Identifying: Mites are not insects but are more closely related to spiders. Since they are extremely small, plant damage is typically the first sign of their presence. A silky web is often seen with heavier infestations.
Damage: Both spider mite adults and their immature forms damage plants by sucking plant sap. Damage includes light-colored speckling on the upper surface of leaves and results in a plant with an overall faded look. If the mites are left unchecked, leaves become bronzed or yellowed and the plant dies. Spider mites are usually more of a problem on house plants that remain indoors year-round.
Neem oil- The organic compounds in neem oil act as a repellent. Follow package instructions for diluting the oil in water and spray affected areas. It is often necessary to spray once a week for several weeks to control mites.
Discarding the plants- With a heavy infestation, it may be necessary to discard the plant, disinfecting the garden. Wait for 1-2 weeks before plugging new soils in to avoid continuing the life cycle.
I want to reach out because my indoor garden is not doing as well as it used to. The first two batches worked great but as I had moved on, their growing has been slowed and now several are growing mold and there are many mini bugs (i believe plant lices) in them.
I will attach some of the current pictures and hope that you can provide a recommendation how to target this. Maybe a plant that introduced with the experimental soil was the reason, but now every new addition gets impacted by this as you will notice.
I added some cinnamon directly to the soil, I just planted lavender but the problem still remains. I appreciate the tips that you can provide as experts.
Really sorry to see that you are encountering such problems. First thing I notice is that some of the plants seems aged, the plants last up to date should be kept in mind while growing. But, this is obviously not the only issue here.
Indeed, it seems that pests have contaminated your garden. If possible, please try to take a closer photo of the bugs and the damage. If we can identify the pest, we can provide care procedures more in detail.
Anyways, despite the type of the pest, first I would recommend cleaning up all of your gardens, remove all plants and carefully monitor any other house plants or fresh produce nearby. It usually takes just one pest to start the colony again. It would also make sense to take a little break in growing and start a new round in a couple of weeks.
Thanks Mirjam for the advise, i’ll try the tips mentioned and here you have a closer look at the bugs and the damage. I tried to send several at once but I’m not allowed yet.
Regarding the little break, i’ll try to solve this with the partial solutions once again and in case this is not working then will take a break. Hopefully before the spring, I can restart with the 27 pots growing at the same time again.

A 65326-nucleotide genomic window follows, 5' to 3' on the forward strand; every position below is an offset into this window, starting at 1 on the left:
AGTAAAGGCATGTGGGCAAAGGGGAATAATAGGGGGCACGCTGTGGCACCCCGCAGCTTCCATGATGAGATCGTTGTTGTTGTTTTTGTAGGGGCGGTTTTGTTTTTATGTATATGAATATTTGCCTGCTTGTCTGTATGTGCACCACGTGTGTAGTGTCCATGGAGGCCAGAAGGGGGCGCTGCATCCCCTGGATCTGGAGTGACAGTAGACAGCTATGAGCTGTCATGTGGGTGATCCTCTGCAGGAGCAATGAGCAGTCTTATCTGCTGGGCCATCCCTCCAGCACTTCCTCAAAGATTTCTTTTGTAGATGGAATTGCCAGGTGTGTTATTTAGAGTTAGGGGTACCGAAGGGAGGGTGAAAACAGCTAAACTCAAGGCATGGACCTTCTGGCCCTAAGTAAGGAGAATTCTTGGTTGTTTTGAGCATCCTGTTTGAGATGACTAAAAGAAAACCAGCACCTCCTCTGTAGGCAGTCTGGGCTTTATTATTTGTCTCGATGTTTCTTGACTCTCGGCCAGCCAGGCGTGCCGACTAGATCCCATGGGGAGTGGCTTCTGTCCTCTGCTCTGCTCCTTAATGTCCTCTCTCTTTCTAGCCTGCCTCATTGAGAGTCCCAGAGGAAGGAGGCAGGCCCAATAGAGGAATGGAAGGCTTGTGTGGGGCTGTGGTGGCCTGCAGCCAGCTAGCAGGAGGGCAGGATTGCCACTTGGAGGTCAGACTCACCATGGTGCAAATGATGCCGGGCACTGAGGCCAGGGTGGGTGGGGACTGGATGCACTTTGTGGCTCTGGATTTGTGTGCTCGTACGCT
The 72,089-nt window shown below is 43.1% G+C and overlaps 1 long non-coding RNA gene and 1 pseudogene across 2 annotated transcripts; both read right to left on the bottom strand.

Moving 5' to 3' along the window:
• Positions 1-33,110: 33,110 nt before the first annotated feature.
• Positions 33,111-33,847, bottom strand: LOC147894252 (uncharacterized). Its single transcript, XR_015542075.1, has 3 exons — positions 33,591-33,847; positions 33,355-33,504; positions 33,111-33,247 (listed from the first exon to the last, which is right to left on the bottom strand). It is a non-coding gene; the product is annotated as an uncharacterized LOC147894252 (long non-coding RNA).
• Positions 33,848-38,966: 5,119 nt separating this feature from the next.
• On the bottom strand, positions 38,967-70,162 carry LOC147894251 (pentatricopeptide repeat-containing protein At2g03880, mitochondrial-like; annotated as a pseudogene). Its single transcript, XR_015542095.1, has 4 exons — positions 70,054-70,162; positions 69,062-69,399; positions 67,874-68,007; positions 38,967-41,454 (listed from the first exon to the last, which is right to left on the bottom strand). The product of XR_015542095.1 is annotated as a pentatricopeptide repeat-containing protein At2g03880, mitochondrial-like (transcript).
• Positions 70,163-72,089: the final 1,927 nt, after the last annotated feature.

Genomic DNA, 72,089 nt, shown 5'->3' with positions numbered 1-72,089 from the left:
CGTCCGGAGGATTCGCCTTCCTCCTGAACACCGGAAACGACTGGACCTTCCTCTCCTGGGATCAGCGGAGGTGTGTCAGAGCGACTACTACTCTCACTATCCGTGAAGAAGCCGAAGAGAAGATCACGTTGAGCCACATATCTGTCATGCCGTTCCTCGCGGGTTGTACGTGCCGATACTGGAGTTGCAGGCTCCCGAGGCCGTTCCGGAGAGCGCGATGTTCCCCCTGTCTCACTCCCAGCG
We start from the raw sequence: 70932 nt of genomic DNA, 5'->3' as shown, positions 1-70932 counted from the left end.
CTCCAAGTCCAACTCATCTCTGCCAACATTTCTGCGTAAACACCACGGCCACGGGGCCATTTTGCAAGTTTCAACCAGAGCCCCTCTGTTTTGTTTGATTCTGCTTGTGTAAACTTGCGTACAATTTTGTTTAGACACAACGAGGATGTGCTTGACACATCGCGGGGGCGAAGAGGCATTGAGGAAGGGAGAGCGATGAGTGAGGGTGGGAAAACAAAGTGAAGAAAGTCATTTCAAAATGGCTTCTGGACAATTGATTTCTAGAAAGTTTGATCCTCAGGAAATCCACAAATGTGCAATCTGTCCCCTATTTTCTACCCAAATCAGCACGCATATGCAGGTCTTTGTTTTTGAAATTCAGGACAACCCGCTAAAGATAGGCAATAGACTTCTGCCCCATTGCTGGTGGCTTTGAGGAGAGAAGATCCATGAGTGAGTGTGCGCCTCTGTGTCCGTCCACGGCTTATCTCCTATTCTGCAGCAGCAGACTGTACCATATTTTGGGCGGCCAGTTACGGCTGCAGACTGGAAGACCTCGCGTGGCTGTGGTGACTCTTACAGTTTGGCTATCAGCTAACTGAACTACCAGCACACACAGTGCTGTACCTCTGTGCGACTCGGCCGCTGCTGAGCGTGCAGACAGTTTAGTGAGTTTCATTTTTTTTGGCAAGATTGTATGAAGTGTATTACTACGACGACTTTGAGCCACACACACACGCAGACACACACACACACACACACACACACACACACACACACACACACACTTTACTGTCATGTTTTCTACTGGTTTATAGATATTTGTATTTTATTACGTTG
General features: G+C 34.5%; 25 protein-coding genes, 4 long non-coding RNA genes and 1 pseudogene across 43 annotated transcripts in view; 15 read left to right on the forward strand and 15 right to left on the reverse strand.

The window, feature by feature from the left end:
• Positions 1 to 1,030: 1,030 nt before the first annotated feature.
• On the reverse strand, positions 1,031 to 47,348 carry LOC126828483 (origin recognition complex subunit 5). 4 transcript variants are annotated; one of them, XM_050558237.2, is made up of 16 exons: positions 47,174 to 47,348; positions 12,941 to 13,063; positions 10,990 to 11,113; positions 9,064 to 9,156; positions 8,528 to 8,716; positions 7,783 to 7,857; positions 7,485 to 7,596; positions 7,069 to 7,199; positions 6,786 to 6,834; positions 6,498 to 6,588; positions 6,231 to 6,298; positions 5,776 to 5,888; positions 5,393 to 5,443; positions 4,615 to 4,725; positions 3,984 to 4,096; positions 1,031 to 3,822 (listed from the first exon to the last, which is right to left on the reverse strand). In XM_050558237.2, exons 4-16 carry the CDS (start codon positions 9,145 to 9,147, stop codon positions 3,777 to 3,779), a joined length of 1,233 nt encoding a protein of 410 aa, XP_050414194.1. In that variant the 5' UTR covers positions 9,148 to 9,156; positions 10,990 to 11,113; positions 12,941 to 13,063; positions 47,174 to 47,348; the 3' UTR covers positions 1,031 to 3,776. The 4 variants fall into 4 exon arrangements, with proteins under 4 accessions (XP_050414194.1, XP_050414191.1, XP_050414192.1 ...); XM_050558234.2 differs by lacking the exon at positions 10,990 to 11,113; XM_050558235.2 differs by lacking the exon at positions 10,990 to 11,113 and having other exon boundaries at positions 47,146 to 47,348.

I tried to attached a short video of the roots of one plant. Now I’m not allowed for been a new user, let me know how I can skip this. This shows an older pod as you pointed out but shows better the issue. I have some pods started 4 weeks ago with the same issue, and some 10 days old starting to show symptoms.
Hi, yes, thank you.
Is it the tomato pod. I’m afraid it has simply aged, the plant has died back and does not fill the purpose anymore.
I’m more worried about the lettuce, and what has caused such discoloration on lower leaves. As lettuce is a short living plant, could it just be aged. Some of the discoloring also refers to pests. So, if you still have any of those plant, please make a closed pic so we could get a better idea of the problem.
What is the temperature range? Also, overwatering may cause such symptoms to plants. When you filled the tank, did you make sure that the float never raised above the garden lid? A lot of questions, but I would really like to help to find out what has caused such problems.
Thanks @Mirjam for the response. The temperature is always around 20 degrees indoors, the thermostat is set up to kick in anytime that drops under 18 degrees C during the winter.
Regarding the pest, here you have a few closer pics that can help. The tank is filled every 2-3 weeks with water until the lid level. At first, I did overwatered few times last year but has been several months since then. As you can see, the little bugs are covering the leaves and infesting the plants and this are only 3 weeks old.
I see it now! Sorry to say, but your garden is infested with spider mites, their tight webs are very well visible now. Watering and temperature range is ok.
They are quite tough to get rid of, but it is possible. It is highly recommended to clean your garden and remove all plants, even the ones that seem not infected- remove it and take a break in growing at least for a few weeks. Disinfect everything.
If you have house plants, monitor them carefully, there may be more colonies. It takes only one mite to start the colony again.
Thanks for this article @Maret. This is very complete and together with the help that @Mirjam gave me a few weeks back, I was able to evaluate this pest and decide to stop growing until the mites are gone and restart a couple of weeks later. Great job!